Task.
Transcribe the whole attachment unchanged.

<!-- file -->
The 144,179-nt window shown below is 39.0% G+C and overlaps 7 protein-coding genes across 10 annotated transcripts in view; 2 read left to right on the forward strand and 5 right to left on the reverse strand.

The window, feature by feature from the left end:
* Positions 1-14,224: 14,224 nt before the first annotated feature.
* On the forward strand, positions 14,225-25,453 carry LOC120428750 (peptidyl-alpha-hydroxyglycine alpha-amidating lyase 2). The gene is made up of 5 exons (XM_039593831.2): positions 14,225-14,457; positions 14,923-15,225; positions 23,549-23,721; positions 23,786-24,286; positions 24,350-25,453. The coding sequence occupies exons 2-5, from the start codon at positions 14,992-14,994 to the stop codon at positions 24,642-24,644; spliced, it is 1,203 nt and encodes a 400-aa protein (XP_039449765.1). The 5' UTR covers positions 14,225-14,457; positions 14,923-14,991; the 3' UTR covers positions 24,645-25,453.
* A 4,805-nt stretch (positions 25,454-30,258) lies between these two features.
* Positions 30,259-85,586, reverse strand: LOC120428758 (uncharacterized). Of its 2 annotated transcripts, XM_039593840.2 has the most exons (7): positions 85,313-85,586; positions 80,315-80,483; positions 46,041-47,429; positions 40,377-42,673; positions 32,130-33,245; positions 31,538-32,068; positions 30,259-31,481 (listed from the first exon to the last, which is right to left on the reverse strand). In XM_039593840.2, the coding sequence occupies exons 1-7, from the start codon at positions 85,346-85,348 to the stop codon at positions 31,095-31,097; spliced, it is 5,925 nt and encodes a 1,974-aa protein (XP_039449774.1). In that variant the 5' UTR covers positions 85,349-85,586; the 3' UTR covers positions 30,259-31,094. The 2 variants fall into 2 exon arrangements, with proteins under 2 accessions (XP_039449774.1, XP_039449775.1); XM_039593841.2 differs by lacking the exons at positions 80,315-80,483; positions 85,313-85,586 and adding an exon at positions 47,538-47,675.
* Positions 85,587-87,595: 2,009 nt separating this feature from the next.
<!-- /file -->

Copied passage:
The 144,179-nt window shown below is 39.0% G+C and overlaps 7 protein-coding genes across 10 annotated transcripts in view; 2 read left to right on the forward strand and 5 right to left on the reverse strand.

The window, feature by feature from the left end:
* Positions 1-14,224: 14,224 nt before the first annotated feature.
* On the forward strand, positions 14,225-25,453 carry LOC120428750 (peptidyl-alpha-hydroxyglycine alpha-amidating lyase 2). The gene is made up of 5 exons (XM_039593831.2): positions 14,225-14,457; positions 14,923-15,225; positions 23,549-23,721; positions 23,786-24,286; positions 24,350-25,453. The coding sequence occupies exons 2-5, from the start codon at positions 14,992-14,994 to the stop codon at positions 24,642-24,644; spliced, it is 1,203 nt and encodes a 400-aa protein (XP_039449765.1). The 5' UTR covers positions 14,225-14,457; positions 14,923-14,991; the 3' UTR covers positions 24,645-25,453.
* A 4,805-nt stretch (positions 25,454-30,258) lies between these two features.
* Positions 30,259-85,586, reverse strand: LOC120428758 (uncharacterized). Of its 2 annotated transcripts, XM_039593840.2 has the most exons (7): positions 85,313-85,586; positions 80,315-80,483; positions 46,041-47,429; positions 40,377-42,673; positions 32,130-33,245; positions 31,538-32,068; positions 30,259-31,481 (listed from the first exon to the last, which is right to left on the reverse strand). In XM_039593840.2, the coding sequence occupies exons 1-7, from the start codon at positions 85,346-85,348 to the stop codon at positions 31,095-31,097; spliced, it is 5,925 nt and encodes a 1,974-aa protein (XP_039449774.1). In that variant the 5' UTR covers positions 85,349-85,586; the 3' UTR covers positions 30,259-31,094. The 2 variants fall into 2 exon arrangements, with proteins under 2 accessions (XP_039449774.1, XP_039449775.1); XM_039593841.2 differs by lacking the exons at positions 80,315-80,483; positions 85,313-85,586 and adding an exon at positions 47,538-47,675.
* Positions 85,587-87,595: 2,009 nt separating this feature from the next.